Businesses put their faith in core technologies like blockchain, encryption, multi-party or distributed strategies, zero trust access, and more, and with good reason. But, at the same time, businesses are hiding the keys under a figurative doormat, and this could compromise all of these safeguards.
When an insider or attacker can take control of the private keys that protect it, strong encryption is of little use. This vulnerability exists when keys have to be processed on servers. Bits and bytes can be secured by encryption while they are in storage or transit, but when they have to be executed on a CPU, they are “in the clear” to conduct necessary computation. They are, therefore, accessible to malicious insiders, threat actors, and external parties like consultants, partners, or even providers of the hardware or software used in data center infrastructure.
Although encryption offers good security for transit and storage, the process has a weakness when it comes to execution, which is always necessary for code, data, or digital assets to be usable or to facilitate a transaction.
For their initial creation, the decryption or encryption necessary for key exchange, some aspects of key management, like handling expired public keys and the process of digital signatures, private keys need to be executed using a CPU. Certain Multi-Party Computation (MPC) and blockchain tasks fall under the same general principle—the requirement for execution in the clear on a CPU. More generally, since CPUs need code and data to be “in the clear,” even the simple act of executing encrypted application data or code exposes them.
Understanding the Exposure and the Risks
CIOs must regularly communicate with their teams to assess this potential exposure and understand the risk, and formulate plans to address it.
Fortunately, recent breakthroughs have been able to close this encryption gap while still providing complete protection for private keys. Leading CPU vendors have incorporated security hardware into their advanced microprocessors, preventing unauthorized access to data or code during execution or later in what remains in memory caches. Most servers, particularly those used by public cloud vendors, now have chips that use a technology known as confidential computing.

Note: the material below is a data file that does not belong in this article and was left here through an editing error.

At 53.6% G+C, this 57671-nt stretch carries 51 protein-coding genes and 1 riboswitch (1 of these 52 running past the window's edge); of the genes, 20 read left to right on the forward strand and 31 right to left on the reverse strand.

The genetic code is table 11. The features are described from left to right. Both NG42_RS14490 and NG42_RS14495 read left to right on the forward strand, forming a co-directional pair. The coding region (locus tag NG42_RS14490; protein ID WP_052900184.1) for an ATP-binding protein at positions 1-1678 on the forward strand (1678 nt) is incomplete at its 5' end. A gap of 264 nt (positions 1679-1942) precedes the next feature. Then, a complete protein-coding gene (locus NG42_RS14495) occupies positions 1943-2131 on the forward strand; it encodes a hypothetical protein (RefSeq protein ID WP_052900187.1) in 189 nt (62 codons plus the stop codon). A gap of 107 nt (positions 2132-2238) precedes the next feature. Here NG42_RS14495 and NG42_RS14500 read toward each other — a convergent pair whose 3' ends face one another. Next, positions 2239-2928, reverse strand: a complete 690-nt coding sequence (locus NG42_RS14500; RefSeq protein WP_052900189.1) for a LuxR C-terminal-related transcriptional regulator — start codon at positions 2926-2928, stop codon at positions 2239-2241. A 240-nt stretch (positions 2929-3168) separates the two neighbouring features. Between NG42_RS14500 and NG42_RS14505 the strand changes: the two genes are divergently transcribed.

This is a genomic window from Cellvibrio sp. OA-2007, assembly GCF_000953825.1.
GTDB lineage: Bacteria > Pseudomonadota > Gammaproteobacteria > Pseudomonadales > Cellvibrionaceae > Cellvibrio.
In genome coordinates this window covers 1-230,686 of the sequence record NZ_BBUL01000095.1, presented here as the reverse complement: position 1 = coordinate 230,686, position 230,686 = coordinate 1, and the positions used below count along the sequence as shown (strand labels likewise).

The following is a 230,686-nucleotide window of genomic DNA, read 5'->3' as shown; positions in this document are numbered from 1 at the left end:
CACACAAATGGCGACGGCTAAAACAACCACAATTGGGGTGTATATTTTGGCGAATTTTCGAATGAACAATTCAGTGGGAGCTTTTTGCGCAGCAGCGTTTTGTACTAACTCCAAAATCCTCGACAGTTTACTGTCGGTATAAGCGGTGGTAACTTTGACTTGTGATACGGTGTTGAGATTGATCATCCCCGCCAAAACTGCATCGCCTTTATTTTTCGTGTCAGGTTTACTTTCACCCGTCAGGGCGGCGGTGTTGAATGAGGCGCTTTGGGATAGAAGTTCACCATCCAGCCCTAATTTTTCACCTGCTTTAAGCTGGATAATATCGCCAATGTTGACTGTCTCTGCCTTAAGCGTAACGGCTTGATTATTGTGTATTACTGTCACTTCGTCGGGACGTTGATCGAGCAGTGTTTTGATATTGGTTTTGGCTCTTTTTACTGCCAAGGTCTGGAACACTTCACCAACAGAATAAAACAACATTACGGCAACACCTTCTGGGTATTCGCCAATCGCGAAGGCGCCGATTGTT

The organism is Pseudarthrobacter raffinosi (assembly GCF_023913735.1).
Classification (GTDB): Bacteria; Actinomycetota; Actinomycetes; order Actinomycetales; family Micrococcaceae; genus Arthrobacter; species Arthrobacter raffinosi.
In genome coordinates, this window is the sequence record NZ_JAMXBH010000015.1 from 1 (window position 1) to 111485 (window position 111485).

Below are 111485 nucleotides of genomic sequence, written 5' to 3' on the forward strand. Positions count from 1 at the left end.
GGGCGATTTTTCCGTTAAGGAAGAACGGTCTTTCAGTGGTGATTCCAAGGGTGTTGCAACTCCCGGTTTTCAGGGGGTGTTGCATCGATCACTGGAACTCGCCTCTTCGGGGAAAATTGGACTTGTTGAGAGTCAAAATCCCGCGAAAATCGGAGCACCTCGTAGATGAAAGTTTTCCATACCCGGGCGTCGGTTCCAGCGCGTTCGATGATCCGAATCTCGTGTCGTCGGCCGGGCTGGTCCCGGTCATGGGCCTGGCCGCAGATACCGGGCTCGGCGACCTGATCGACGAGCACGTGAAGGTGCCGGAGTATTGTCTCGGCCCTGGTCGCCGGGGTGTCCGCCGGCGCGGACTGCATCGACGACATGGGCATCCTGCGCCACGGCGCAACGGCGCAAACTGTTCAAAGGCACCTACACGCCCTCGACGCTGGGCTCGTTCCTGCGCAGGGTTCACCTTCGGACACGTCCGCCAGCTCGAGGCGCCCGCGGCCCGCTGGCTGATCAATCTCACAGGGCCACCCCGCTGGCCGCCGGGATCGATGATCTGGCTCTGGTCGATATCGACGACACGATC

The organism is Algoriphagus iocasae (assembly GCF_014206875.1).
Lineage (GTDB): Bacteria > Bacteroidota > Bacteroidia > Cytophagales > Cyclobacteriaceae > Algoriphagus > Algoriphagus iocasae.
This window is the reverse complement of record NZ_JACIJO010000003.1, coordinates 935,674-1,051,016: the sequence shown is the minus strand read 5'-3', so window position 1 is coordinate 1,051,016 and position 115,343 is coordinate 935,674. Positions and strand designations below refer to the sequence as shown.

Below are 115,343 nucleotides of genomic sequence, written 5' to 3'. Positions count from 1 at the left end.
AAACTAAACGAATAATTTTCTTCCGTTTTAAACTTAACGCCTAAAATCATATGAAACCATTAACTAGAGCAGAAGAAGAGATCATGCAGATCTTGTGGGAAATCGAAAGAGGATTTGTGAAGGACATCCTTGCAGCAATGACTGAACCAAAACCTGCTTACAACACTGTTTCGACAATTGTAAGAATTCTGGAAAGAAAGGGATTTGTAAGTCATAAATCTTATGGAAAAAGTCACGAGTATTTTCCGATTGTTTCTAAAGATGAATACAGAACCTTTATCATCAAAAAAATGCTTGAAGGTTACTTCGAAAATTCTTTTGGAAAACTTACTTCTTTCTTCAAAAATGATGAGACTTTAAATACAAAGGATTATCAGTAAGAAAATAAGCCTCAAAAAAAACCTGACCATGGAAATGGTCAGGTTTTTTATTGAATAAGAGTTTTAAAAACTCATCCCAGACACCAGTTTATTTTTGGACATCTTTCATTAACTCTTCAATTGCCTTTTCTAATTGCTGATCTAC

This secure enclave technology bridges the encryption gap and secures private keys, but it has necessitated changes to IT processes and code that can be time-consuming. It is unique to a particular cloud provider and complicates future code or operational process changes. Fortunately, new technology eliminates the requirement for such changes and may offer multi-cloud portability on an infinite scale. In other words, the technical disadvantages have been nearly eliminated.
Securing Private Keys
CIOs should communicate with their management leads and teams about how private keys are safeguarded and what exposure gaps may exist during processing. The same is true for executing encrypted data and code at rest and in motion. What potential gap or exposure does data or code have?
Businesses that use proprietary application code along with a secret key must consider how the secret key is protected and the risks it may face. If it uses Machine Learning or AI in applications, the algorithms it has developed are likely to be extremely valuable and sensitive.
Addressing the Execution Gap
The execution gap does not stop with the public cloud. On-premises data centers and private clouds both face similar challenges. CIOs must determine whether and how the gap is being bridged. It may seem counterintuitive, but using confidential computing in the public cloud may be the most secure location for executing algorithms, code, and data. If an enterprise is not currently using the public cloud due to concerns about the potential exposure of proprietary or regulated data, it may be time to reconsider.
Businesses usually know and can control who has access to what in private clouds and on-premises data centers by combining network, physical, and application security, monitoring or logging, and zero trust access. Concerns about the public cloud have revolved around how to prevent third parties, unauthorized insiders, various software or hardware components from third parties, and attackers from gaining access. With confidential computing, those concerns may be completely eliminated.
CIOs must challenge popular and widespread notions of encryption being completely secure and the certainty of blockchain and MPC. Because private keys are so crucial, leaders must ensure that they are safeguarded using the best practices and technologies available.